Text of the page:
I hope I won’t regret admitting publicly that I got a Kindle for Christmas. Or was it Chanukah? As a reader, I look forward to traveling without pounds of books in my backpack or luggage and never running out of reading matter. As a writer, I feel more ambivalent. Amazon’s world-changing e-reader has permanently debased the price of books (and therefore author earnings) and cut radically into the business of the independent booksellers and librarians who are the best friends of midlist writers like me. On the other hand, it provides opportunities that didn’t exist before to share my work with readers, and affordably, at that. I don’t want to add to the millions of words on the subject of the changing publishing industry that are already floating around the Internet. Instead, let’s talk about me as a reader with my first electronic reading device.
Can the reader be separated from the writer who inhabits the same brain and body? Maybe not. My very first download was my own story, “Navidad,” currently enjoying new life as an e-story on Untreed Reads, after originally appearing in Ellery Queen’s Mystery Magazine. As I write this, it occurs to me that if I actually read the thing, I’ll have a better idea of how this e-publisher presents its material. I’ve only thought of this because I noticed flaws in the formatting of the first e-book I did read: Agatha Christie’s The Mysterious Affair at Styles, the very first Hercule Poirot mystery.
I know that HarperCollins plans to publish new editions of all 80 of Agatha Christie’s mysteries. Now, there would be a grand project for a Kindle reader, if it’s not prohibitively expensive. (I can’t imagine going out and buying 80 new print novels that I’ve already read, not to mention giving them shelf space. Can you?) But what’s available now for free or close to it consists of two novels, the first Poirot and the first Tommy and Tuppence, The Secret Adversary, which I also downloaded.
The Christies were not the first. My first visit to the Kindle store (which was not involved in the acquisition of my own short story) took me to two longtime favorite authors of whom I’ve read most but not quite everything in my lifetime: in order of acquisition, Louisa May Alcott and Jane Austen. My hardcover copies of Little Women (“special contents of this edition,” presumably the foreword and full-color illustrations, copyright 1946) and Jo’s Boys (Goldsmith Publishing Company, Chicago, no copyright information whatever) are falling apart. The spine of Little Women flaps precariously; the brittle brown pages of Jo’s Boys flake off as I turn them, trying to find a date. I still re-read them, and yes, I still cry every single time Beth dies. Um, is crying on a Kindle as bad as spilling coffee on a computer keyboard? If so, I might be in trouble.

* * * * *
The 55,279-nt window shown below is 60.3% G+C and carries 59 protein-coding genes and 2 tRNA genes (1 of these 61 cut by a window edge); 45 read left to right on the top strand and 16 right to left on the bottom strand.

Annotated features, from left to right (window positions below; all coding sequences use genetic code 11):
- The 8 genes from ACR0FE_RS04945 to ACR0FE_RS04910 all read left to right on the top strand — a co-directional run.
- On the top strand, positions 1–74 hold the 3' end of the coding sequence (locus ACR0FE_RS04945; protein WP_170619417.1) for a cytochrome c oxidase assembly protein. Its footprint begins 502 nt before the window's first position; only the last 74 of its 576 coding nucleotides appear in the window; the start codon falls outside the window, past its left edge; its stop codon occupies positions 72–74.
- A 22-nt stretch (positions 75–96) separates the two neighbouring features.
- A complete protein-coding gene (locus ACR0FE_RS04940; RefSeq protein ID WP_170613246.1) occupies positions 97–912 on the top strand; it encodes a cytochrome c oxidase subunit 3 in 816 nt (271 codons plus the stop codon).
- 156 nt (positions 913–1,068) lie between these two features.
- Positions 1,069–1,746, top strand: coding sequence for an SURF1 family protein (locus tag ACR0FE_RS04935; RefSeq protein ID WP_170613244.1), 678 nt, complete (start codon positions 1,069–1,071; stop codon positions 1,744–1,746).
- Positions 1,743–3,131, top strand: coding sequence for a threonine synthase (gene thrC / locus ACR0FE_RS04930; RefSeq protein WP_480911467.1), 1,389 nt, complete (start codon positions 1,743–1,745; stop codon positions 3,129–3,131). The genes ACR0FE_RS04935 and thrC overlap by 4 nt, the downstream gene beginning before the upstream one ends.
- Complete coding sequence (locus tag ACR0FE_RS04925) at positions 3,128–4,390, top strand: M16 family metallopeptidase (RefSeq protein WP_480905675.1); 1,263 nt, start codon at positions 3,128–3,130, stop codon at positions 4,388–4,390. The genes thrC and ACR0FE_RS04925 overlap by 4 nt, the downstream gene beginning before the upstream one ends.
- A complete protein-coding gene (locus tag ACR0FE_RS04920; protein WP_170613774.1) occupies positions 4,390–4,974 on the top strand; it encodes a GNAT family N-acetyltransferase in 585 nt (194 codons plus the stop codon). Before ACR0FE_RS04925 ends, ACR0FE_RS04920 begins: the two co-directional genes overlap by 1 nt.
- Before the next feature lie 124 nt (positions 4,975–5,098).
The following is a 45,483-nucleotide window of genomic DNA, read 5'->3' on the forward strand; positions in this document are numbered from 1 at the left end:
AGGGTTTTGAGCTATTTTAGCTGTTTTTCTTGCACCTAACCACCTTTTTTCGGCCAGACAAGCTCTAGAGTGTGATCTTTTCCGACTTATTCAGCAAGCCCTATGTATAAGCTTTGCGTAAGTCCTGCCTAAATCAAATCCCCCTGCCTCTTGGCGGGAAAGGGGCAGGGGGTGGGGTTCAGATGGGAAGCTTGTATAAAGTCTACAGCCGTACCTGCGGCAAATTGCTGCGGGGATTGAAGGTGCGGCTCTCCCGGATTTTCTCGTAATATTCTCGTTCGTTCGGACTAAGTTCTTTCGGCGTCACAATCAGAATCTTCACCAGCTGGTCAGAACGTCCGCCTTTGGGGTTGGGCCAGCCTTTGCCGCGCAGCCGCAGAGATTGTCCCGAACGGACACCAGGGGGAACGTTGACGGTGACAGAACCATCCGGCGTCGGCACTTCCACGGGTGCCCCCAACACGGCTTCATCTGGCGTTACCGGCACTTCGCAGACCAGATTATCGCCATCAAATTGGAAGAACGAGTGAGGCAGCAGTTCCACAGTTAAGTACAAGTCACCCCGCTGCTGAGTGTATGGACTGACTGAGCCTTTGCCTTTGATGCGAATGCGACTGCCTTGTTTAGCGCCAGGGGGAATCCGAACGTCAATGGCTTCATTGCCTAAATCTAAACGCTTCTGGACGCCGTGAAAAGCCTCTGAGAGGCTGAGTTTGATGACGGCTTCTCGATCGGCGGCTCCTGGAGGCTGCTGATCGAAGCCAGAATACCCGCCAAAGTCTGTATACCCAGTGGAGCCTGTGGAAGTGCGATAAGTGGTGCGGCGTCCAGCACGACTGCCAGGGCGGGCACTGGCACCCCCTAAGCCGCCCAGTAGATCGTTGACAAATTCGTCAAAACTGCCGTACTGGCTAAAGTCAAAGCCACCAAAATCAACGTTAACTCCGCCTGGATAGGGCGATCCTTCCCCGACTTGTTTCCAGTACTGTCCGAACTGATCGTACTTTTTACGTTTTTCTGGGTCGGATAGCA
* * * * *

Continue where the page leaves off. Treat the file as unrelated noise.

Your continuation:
I know I have my Pride and Prejudice somewhere, though I haven’t opened it in a while. It’s a trade paperback I got for an English lit class in college, which means it’s close to fifty years old. I don’t really need to re-read it to remember more than enough to enjoy P.D. James’s Death Comes to Pemberley. Yep, I treated myself to a $12.99 current read I might otherwise have reserved at the library. P.D. James is not one of the hundreds of mystery authors I know personally, so I won’t pretend I would have bought the hardcover. But I certainly wouldn’t have failed to read it, no matter what. Anyhow, as Amazon assiduously tells readers, “This price was set by the publishers.” And there I go down the primrose path, buying books again.